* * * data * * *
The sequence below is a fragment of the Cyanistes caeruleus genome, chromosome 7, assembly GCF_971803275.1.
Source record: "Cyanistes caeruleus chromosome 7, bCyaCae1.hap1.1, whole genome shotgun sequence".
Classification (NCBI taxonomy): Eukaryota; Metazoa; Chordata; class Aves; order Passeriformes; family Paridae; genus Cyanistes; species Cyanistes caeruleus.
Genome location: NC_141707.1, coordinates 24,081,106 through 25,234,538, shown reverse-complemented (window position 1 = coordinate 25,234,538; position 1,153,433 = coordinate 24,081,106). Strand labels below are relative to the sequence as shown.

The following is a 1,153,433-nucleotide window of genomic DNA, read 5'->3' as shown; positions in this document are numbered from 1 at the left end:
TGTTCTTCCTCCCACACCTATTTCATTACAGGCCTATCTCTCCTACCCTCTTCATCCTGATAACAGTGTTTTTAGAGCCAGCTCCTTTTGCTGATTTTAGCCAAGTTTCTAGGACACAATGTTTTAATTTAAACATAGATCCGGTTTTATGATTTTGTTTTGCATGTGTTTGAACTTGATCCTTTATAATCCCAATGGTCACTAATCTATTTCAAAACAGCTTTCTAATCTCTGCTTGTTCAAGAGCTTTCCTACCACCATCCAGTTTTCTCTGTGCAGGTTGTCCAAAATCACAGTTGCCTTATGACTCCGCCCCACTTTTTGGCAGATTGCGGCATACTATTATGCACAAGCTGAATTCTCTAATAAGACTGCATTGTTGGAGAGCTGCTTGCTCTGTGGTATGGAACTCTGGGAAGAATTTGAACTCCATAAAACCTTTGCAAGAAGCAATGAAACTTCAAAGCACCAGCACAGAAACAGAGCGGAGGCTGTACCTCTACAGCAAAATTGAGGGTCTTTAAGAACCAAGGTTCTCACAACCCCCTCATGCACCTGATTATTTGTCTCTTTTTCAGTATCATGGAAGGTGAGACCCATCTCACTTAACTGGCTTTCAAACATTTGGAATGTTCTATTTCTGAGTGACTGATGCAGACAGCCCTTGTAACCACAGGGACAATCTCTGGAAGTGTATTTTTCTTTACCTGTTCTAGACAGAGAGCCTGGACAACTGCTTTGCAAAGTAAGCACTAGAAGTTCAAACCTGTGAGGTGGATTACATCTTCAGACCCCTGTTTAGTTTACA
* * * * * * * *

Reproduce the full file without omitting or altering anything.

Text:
The sequence below is a fragment of the Cyanistes caeruleus genome, chromosome 7, assembly GCF_971803275.1.
Source record: "Cyanistes caeruleus chromosome 7, bCyaCae1.hap1.1, whole genome shotgun sequence".
Classification (NCBI taxonomy): Eukaryota; Metazoa; Chordata; class Aves; order Passeriformes; family Paridae; genus Cyanistes; species Cyanistes caeruleus.
Genome location: NC_141707.1, coordinates 24,081,106 through 25,234,538, shown reverse-complemented (window position 1 = coordinate 25,234,538; position 1,153,433 = coordinate 24,081,106). Strand labels below are relative to the sequence as shown.

The following is a 1,153,433-nucleotide window of genomic DNA, read 5'->3' as shown; positions in this document are numbered from 1 at the left end:
TGTTCTTCCTCCCACACCTATTTCATTACAGGCCTATCTCTCCTACCCTCTTCATCCTGATAACAGTGTTTTTAGAGCCAGCTCCTTTTGCTGATTTTAGCCAAGTTTCTAGGACACAATGTTTTAATTTAAACATAGATCCGGTTTTATGATTTTGTTTTGCATGTGTTTGAACTTGATCCTTTATAATCCCAATGGTCACTAATCTATTTCAAAACAGCTTTCTAATCTCTGCTTGTTCAAGAGCTTTCCTACCACCATCCAGTTTTCTCTGTGCAGGTTGTCCAAAATCACAGTTGCCTTATGACTCCGCCCCACTTTTTGGCAGATTGCGGCATACTATTATGCACAAGCTGAATTCTCTAATAAGACTGCATTGTTGGAGAGCTGCTTGCTCTGTGGTATGGAACTCTGGGAAGAATTTGAACTCCATAAAACCTTTGCAAGAAGCAATGAAACTTCAAAGCACCAGCACAGAAACAGAGCGGAGGCTGTACCTCTACAGCAAAATTGAGGGTCTTTAAGAACCAAGGTTCTCACAACCCCCTCATGCACCTGATTATTTGTCTCTTTTTCAGTATCATGGAAGGTGAGACCCATCTCACTTAACTGGCTTTCAAACATTTGGAATGTTCTATTTCTGAGTGACTGATGCAGACAGCCCTTGTAACCACAGGGACAATCTCTGGAAGTGTATTTTTCTTTACCTGTTCTAGACAGAGAGCCTGGACAACTGCTTTGCAAAGTAAGCACTAGAAGTTCAAACCTGTGAGGTGGATTACATCTTCAGACCCCTGTTTAGTTTACA